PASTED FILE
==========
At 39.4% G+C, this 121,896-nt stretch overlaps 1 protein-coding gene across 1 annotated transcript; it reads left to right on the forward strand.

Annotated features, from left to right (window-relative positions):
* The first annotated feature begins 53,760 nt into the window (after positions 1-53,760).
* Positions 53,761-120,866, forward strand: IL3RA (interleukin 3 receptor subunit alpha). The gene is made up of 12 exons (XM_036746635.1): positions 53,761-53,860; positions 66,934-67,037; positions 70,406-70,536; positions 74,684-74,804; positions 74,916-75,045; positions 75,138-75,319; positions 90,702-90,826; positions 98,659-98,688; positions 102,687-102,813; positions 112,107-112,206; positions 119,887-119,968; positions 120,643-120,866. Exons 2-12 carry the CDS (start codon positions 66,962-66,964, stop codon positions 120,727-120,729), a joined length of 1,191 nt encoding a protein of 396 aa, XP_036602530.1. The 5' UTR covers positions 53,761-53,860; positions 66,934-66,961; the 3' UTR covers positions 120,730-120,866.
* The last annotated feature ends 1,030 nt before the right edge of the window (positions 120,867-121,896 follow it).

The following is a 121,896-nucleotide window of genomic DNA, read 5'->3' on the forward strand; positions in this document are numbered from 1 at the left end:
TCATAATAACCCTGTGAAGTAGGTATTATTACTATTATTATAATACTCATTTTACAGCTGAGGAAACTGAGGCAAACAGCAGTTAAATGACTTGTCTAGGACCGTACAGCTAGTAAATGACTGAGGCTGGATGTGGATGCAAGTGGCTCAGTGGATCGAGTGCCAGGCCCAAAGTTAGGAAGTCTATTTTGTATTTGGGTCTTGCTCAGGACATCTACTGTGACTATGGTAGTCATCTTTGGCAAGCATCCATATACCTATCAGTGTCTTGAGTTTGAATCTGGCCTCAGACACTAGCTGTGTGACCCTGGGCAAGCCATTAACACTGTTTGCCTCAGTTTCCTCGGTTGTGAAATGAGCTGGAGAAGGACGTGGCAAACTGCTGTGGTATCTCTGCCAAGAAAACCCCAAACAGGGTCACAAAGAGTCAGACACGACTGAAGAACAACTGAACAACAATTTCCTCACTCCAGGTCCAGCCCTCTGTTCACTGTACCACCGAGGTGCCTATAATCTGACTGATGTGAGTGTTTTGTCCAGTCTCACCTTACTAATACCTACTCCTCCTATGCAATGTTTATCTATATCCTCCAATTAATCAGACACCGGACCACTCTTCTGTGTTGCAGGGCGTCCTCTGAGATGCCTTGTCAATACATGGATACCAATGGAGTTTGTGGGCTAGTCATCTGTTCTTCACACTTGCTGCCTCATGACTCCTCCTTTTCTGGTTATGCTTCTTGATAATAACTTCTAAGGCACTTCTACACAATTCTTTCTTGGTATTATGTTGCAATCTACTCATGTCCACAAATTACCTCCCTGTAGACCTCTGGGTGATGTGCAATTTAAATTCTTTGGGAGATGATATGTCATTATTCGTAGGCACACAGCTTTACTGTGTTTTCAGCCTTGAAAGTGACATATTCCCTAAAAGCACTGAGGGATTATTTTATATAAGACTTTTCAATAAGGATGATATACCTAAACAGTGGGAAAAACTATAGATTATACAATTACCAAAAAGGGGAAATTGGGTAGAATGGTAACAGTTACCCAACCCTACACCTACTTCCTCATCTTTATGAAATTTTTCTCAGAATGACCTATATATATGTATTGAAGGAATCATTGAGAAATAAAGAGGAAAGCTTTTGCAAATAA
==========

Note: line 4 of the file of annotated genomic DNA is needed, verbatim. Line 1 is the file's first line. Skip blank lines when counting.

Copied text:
* Positions 53,761-120,866, forward strand: IL3RA (interleukin 3 receptor subunit alpha). The gene is made up of 12 exons (XM_036746635.1): positions 53,761-53,860; positions 66,934-67,037; positions 70,406-70,536; positions 74,684-74,804; positions 74,916-75,045; positions 75,138-75,319; positions 90,702-90,826; positions 98,659-98,688; positions 102,687-102,813; positions 112,107-112,206; positions 119,887-119,968; positions 120,643-120,866. Exons 2-12 carry the CDS (start codon positions 66,962-66,964, stop codon positions 120,727-120,729), a joined length of 1,191 nt encoding a protein of 396 aa, XP_036602530.1. The 5' UTR covers positions 53,761-53,860; positions 66,934-66,961; the 3' UTR covers positions 120,730-120,866.